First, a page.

Watercolor by a Polish Jewish man of his hiding place under the stove
- Object Type
Watercolor painting (lcsh)
- Credit Line
- United States Holocaust Memorial Museum Collection, Gift of Daniel Urbach
Watercolor painted by Isidor Urbach of his hiding place below the oven in the home where he lived with his wife Irena from 1942-1944 in Zalasocze, Poland. In September 1939, Nazi Germany occupied Poland. The family was imprisoned in Ostrow Lubelski and Stare Zalucze ghettos. In 1942, Irena found a one room house in Zalasocze where she fled with their five children. Isidor, who was Jewish, created a hiding place just for himself. Irena was Catholic and did not hide and they got false papers for the children and, at least part of the time, sent them to stay with Irena's mother. In mid-1942, Irena took in two young Jewish girls: Masza Zunszajn, 8, and Roza Zaltz, 17. She was honored by Yad Vashem as Righteous Among Nations in 1985.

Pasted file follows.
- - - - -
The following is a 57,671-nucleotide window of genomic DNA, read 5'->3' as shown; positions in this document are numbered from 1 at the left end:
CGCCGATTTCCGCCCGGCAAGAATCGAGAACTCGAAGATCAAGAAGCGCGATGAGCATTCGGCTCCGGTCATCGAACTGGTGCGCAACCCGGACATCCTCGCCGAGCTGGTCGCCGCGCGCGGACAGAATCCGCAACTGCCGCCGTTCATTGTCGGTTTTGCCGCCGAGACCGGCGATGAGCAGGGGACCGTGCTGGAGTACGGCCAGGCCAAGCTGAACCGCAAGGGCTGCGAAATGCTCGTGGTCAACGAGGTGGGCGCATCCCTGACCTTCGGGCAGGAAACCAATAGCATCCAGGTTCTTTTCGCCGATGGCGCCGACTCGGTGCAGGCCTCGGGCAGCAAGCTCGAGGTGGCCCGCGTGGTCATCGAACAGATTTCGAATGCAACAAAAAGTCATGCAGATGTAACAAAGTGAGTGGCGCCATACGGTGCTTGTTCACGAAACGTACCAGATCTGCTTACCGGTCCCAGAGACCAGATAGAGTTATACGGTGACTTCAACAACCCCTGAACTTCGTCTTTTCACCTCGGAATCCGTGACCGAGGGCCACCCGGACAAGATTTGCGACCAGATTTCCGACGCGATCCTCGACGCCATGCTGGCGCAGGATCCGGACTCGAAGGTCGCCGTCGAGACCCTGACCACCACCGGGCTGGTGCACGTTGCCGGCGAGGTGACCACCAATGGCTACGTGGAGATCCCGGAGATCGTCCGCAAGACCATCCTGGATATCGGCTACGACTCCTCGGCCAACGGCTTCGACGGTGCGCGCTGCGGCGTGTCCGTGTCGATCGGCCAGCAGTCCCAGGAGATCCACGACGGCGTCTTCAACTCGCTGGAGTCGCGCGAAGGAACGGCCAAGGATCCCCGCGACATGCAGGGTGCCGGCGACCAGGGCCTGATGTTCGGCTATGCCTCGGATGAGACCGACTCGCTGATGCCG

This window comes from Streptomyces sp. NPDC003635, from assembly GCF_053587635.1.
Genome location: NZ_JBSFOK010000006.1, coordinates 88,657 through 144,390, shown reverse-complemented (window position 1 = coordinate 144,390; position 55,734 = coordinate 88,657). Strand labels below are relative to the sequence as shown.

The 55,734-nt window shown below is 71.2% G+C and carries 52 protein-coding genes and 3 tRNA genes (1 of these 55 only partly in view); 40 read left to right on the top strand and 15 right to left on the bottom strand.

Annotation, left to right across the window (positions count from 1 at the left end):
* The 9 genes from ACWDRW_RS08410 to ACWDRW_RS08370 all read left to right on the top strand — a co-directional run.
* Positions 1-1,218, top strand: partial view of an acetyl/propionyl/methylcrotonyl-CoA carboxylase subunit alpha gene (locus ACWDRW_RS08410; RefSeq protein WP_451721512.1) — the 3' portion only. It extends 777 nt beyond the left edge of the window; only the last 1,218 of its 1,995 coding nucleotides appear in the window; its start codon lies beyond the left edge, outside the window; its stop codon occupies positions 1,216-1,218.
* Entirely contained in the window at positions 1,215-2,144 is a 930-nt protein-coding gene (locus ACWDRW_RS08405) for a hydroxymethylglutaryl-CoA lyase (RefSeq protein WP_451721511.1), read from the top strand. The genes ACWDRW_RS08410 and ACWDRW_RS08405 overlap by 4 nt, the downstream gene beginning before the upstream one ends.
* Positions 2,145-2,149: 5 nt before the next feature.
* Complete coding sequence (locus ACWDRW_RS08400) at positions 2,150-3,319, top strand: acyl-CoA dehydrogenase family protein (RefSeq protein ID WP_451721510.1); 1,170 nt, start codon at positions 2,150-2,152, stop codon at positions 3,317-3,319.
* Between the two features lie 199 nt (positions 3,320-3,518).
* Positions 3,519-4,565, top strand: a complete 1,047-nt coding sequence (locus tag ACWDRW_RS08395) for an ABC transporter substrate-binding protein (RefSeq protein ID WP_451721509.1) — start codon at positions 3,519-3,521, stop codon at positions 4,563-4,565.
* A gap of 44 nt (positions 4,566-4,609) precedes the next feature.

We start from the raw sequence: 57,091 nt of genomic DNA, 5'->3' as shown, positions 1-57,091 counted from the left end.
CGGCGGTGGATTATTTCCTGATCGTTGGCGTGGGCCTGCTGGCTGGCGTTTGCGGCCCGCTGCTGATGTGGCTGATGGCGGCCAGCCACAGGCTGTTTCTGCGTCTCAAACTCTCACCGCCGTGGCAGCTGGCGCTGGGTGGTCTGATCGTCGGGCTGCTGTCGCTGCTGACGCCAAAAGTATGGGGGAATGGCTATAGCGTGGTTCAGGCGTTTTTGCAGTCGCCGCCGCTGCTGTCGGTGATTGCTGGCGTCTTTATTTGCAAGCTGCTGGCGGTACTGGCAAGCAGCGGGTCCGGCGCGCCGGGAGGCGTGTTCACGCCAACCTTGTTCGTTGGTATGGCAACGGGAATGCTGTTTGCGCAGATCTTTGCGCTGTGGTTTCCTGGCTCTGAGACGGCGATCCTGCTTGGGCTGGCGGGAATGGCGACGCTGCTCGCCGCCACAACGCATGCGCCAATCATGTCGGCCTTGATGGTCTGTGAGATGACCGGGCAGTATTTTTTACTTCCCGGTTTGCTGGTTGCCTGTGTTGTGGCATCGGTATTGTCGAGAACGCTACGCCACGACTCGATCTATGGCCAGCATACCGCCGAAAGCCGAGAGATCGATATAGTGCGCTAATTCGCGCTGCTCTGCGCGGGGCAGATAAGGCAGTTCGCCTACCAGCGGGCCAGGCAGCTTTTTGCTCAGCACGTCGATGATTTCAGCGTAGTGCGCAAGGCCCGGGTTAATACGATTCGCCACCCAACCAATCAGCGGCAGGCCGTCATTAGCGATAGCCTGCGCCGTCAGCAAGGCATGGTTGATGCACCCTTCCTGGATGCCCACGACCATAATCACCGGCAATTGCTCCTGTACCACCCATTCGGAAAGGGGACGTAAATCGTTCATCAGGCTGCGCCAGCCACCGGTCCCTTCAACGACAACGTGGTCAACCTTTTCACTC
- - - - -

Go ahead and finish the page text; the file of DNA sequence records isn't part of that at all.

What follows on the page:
Record last modified: 2018-01-25 15:12:24
This page: https://collections.ushmm.org/search/catalog/irn607647
Also in Isidor Urbach family collection
The collection consists of a watercolor, correspondence, documents, newspaper clippings, and photographs relating to the experiences of Isidor Urbach and his family before, during, and after the Holocaust in Poland.
The Urbach family papers include biographical materials, correspondence, photographs, and a scrapbook documenting the family of Jewish dentist Isidor Urbach from Poznań, the family’s survival in ghettos and in hiding during World War II, and the two girls named Masza Zunszajn and Roza Zaltz the family hid during the war. The collection also includes restitution correspondence documenting the murder of Dr. Urbach’s parents and relatives during the Holocaust and a scrapbook containing surrender leaflets dropped by the Red Army and clippings about the Nazi era and Holocaust collected by Dr. Urbach after the war.